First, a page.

On we move. Time marches on. Keeping up? Keep up. George Appleby may be gone but the Catherine Street brewery is alive and kickin’. In the ad above to the upper left, right under the one for Appleby and Watson’s place in the New York Daily Advertiser of 10 March 1790 there is one for the new operators, Watson, Willett and Co. Their technological advance is they are brewing with real spruce essence, not off the bough. Plus table and ship beer on draught or in the bottle. Ale is gone. The two breweries seem to have a hate on for each other as they have run these ads up against each other for months. But then that doesn’t last as by five weeks later, as we see in the upper right ad, Watson and Willett and Co. gives Watson the boot after a fire with the result that the Catherine Street brewery become run by the partnership of Willett and Murray. The survivors struggle on with part of the hops and barley saved. They keep on keeping on. They seem to be in charge of the place still in 1794. As, it turns out, does George Appleby. He gave notice in the New York Daily Gazette of 21 June 1791 that he was operating out of the Golden Hill brewery of our old pal, Medcef Eden according to the lower left ad. He’d be 64 now, if he is him. The lower right ad tells the tale of how his former partner White Matlack kept the Chatham Street place by the Tea Water Pump and carried on, brewing all alone.

Have you got that straight? I need an interactive map and Gantt chart app for my mobile to keep it all straight. We will leave it there in the early 1790s for now. We’ll be picking it up. There’s a fair bit of foreshadowing in all that. A sort of an era is sort of at an end. The era of easy water? The era of the great ale brewing families? Could be. We will have to see.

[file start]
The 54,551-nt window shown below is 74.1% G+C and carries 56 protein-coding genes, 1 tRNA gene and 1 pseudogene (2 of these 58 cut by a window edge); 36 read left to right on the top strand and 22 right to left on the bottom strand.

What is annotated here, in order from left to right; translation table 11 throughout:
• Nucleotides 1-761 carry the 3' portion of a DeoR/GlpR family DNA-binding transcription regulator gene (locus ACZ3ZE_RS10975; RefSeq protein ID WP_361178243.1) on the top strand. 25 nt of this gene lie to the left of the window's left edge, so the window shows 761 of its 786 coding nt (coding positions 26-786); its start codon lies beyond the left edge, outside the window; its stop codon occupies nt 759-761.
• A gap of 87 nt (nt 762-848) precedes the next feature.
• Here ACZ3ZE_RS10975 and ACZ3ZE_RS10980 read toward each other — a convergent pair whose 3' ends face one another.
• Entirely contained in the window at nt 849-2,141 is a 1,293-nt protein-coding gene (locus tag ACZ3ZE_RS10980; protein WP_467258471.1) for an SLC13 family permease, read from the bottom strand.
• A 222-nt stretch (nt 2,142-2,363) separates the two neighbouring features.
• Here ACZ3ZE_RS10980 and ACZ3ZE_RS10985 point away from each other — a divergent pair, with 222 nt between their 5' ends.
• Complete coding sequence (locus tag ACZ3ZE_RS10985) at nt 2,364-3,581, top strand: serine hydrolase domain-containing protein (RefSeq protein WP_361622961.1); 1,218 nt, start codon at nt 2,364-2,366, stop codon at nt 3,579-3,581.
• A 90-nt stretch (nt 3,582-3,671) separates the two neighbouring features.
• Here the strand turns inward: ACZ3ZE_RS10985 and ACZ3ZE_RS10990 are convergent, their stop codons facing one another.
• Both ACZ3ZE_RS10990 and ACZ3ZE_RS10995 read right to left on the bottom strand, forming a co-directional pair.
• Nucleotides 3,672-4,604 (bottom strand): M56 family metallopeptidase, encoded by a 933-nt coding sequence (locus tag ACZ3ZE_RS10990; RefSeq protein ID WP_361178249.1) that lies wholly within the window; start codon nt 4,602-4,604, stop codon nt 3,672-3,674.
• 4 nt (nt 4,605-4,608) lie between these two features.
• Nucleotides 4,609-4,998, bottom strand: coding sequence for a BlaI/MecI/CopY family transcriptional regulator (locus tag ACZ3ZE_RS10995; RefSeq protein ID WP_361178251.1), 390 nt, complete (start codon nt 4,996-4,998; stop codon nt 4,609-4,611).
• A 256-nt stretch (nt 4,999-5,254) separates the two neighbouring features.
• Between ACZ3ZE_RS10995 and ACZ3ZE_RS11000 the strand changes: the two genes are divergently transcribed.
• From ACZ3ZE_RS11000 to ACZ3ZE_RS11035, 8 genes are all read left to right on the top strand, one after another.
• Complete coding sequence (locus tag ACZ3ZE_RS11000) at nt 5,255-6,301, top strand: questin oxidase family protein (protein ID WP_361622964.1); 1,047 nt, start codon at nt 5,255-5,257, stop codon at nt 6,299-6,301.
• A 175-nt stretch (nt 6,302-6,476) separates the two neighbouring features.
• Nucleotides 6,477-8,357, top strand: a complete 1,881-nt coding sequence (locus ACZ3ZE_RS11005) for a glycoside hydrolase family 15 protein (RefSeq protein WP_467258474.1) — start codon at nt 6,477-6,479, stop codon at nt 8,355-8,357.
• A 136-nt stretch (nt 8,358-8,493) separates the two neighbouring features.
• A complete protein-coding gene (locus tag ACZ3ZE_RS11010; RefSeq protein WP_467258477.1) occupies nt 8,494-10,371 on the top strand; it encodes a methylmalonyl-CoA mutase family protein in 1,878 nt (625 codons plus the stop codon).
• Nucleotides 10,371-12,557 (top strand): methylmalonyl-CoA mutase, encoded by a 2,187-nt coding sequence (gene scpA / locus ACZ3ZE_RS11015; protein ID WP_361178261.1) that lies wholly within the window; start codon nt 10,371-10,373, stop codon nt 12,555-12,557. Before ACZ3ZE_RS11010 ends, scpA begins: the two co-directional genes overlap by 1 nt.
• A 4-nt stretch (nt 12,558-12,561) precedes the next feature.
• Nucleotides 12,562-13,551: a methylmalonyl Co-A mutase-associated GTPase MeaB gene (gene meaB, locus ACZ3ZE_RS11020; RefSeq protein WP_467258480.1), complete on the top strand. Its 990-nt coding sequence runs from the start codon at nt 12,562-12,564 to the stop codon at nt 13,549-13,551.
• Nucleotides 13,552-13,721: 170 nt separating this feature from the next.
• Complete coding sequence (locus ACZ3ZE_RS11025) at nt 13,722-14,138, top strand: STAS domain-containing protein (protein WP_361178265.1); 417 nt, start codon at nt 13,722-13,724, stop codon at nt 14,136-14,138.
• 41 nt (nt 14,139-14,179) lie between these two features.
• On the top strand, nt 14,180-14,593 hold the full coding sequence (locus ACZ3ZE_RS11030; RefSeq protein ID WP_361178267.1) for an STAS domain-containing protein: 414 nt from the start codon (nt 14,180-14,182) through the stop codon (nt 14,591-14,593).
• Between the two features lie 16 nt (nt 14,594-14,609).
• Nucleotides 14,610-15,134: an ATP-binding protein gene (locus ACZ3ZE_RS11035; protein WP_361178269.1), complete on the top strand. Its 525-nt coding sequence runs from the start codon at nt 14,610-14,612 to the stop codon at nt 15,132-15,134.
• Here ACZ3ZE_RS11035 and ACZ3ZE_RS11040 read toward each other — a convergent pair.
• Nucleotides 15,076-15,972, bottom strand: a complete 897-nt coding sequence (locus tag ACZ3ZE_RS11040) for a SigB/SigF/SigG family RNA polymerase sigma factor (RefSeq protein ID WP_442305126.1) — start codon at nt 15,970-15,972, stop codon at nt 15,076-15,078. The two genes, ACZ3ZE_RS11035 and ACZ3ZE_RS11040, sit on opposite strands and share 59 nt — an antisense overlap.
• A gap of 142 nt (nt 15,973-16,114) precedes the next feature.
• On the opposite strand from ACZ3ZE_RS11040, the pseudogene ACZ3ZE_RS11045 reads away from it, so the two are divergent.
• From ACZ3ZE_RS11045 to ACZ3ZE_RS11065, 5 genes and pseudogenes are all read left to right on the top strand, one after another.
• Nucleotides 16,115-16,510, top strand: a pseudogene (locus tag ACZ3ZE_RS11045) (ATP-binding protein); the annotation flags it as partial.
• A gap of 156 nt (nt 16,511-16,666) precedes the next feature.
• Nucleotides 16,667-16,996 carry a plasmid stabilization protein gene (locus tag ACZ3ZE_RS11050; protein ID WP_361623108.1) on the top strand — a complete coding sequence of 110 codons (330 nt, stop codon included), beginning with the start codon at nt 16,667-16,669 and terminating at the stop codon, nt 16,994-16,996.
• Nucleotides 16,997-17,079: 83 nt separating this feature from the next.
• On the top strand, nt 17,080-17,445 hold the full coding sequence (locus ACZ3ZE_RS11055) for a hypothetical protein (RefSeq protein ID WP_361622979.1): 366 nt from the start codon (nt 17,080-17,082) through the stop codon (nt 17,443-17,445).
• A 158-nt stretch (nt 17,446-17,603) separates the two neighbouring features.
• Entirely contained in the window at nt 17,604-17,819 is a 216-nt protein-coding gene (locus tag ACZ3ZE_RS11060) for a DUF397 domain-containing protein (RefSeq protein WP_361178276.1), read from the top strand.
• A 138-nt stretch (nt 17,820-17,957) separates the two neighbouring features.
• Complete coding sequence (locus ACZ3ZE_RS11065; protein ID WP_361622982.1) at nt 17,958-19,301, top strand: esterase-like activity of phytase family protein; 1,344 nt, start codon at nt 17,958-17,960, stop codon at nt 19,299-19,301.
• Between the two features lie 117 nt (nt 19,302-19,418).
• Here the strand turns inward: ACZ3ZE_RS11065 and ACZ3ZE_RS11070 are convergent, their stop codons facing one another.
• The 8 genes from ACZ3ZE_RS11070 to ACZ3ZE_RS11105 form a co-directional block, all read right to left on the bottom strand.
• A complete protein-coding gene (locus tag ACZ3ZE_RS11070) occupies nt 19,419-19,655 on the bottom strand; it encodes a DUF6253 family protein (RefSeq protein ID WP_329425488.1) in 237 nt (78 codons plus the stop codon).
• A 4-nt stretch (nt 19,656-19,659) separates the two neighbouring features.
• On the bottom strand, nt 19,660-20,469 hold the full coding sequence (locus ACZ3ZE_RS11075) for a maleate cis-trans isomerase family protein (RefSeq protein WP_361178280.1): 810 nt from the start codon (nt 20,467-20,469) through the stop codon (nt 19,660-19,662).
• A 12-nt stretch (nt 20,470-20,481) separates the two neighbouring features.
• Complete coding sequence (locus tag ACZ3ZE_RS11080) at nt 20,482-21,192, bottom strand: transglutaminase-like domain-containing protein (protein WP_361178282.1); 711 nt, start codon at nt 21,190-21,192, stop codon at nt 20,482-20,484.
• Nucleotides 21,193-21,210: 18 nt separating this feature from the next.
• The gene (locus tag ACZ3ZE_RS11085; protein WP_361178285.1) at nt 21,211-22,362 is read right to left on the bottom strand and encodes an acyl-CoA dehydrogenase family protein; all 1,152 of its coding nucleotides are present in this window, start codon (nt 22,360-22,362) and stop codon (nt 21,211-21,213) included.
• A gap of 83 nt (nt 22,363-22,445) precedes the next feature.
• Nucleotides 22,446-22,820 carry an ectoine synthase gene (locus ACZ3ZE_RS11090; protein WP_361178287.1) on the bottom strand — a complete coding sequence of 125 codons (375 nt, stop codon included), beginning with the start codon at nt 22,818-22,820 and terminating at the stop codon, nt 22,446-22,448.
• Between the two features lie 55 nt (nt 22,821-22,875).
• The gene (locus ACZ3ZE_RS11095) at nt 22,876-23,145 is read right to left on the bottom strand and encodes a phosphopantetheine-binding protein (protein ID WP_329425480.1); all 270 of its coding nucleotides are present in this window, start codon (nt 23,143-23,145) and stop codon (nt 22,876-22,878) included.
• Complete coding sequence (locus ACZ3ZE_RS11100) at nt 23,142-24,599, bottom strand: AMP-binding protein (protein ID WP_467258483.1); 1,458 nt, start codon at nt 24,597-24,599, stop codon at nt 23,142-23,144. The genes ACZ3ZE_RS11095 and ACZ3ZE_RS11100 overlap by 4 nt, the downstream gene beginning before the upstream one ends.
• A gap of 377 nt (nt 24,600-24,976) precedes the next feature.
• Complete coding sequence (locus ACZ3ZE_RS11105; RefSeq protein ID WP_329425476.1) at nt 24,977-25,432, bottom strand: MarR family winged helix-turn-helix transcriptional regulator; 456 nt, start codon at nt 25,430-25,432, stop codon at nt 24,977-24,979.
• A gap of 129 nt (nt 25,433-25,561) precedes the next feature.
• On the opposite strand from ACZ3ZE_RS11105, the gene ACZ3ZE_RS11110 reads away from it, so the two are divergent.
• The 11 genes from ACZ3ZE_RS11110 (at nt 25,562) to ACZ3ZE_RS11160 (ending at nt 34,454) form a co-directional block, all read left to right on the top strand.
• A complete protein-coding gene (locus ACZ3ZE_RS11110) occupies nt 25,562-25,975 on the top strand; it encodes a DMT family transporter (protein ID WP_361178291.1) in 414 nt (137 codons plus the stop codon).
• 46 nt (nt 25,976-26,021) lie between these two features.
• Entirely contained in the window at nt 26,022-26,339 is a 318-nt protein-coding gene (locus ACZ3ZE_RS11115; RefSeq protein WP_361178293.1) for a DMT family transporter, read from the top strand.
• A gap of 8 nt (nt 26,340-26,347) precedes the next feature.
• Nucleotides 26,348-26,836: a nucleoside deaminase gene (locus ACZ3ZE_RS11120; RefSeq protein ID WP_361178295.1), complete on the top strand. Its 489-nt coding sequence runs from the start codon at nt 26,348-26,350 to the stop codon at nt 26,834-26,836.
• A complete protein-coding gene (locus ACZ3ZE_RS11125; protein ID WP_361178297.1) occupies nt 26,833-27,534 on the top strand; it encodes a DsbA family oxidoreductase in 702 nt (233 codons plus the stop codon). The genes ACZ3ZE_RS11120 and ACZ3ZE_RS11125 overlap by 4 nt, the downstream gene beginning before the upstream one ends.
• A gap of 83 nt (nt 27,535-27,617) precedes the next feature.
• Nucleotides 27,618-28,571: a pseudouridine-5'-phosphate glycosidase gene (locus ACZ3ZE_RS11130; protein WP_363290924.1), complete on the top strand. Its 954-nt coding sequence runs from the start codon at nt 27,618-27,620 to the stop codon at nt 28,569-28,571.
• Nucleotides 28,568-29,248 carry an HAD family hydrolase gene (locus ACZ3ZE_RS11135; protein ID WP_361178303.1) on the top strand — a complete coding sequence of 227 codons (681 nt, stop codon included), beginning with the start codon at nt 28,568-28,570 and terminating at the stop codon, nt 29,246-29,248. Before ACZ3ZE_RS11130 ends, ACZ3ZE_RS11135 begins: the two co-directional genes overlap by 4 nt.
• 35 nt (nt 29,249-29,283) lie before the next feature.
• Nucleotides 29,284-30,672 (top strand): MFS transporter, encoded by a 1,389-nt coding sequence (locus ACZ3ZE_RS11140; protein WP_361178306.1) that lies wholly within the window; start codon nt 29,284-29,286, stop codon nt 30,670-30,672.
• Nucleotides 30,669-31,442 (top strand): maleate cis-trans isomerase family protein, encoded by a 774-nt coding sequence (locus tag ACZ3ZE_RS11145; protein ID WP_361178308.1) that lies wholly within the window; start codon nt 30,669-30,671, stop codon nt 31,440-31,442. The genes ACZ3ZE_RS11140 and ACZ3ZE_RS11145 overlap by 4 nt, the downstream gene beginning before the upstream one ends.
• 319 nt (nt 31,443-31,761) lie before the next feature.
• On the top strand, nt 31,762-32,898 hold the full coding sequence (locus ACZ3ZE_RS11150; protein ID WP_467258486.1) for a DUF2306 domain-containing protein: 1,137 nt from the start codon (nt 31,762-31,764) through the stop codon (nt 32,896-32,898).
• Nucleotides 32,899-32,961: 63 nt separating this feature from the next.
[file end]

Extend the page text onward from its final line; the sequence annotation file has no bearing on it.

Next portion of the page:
About That Latter 1700s Brewery At Brookland Ferry

This clean living is killing me. Up at 5:30 am on a Saturday after an eight hour sleep. What a choir boy. What a goodie goodie. As far as I can tell, Lew is still up from the night before boiling beef and pounding ales to wait out the winter storm down there. Seems the right thing to do. What am I up to? Well, for anyone keeping score, I created a new tag yesterday for posts with crude helpful diagrams and linked it to posts back to the beginning of 2013. Need to get those tied in back to 2003. And I have been thinking about those breweries of New York in the second half of the 1700s. Maybe it’s all that revisionist speculation about a shadowy “modern era” of craft – which I read only as the rise and fall of great leader big craft – that leads me to want the consolation of my shoe box of primary resources. But that is good. We need to disagree on these things. Makes for a rich discussion. Who the hell wants everyone to have the one same focus, same idea, the same opinion? Well, other than great leader big craft. Err…

Anyway, let’s get back to the certainty of the distant past. New York around the time of the great betrayal of the American Revolution. To recap:

=> There was a trade in importing beer into New York at least as early as the 1750s that developed into fairly elaborate retailing later in the century.
=> There was a trade in exporting beer out of New York at least as early as the 1790s.
=> In partial response to raids from New France down the Lake Champlain corridor and events like the Schenectady massacre of 1690, established brewing, two established brewing families – the Albany Dutch Rutgers and the New Paltz Huguenots Lispenards – migrated to the south, set up brewing operations along the natural water sources and particularly their own drainage works in lower Manhattan, intermarried and became fantastically wealthy and powerful.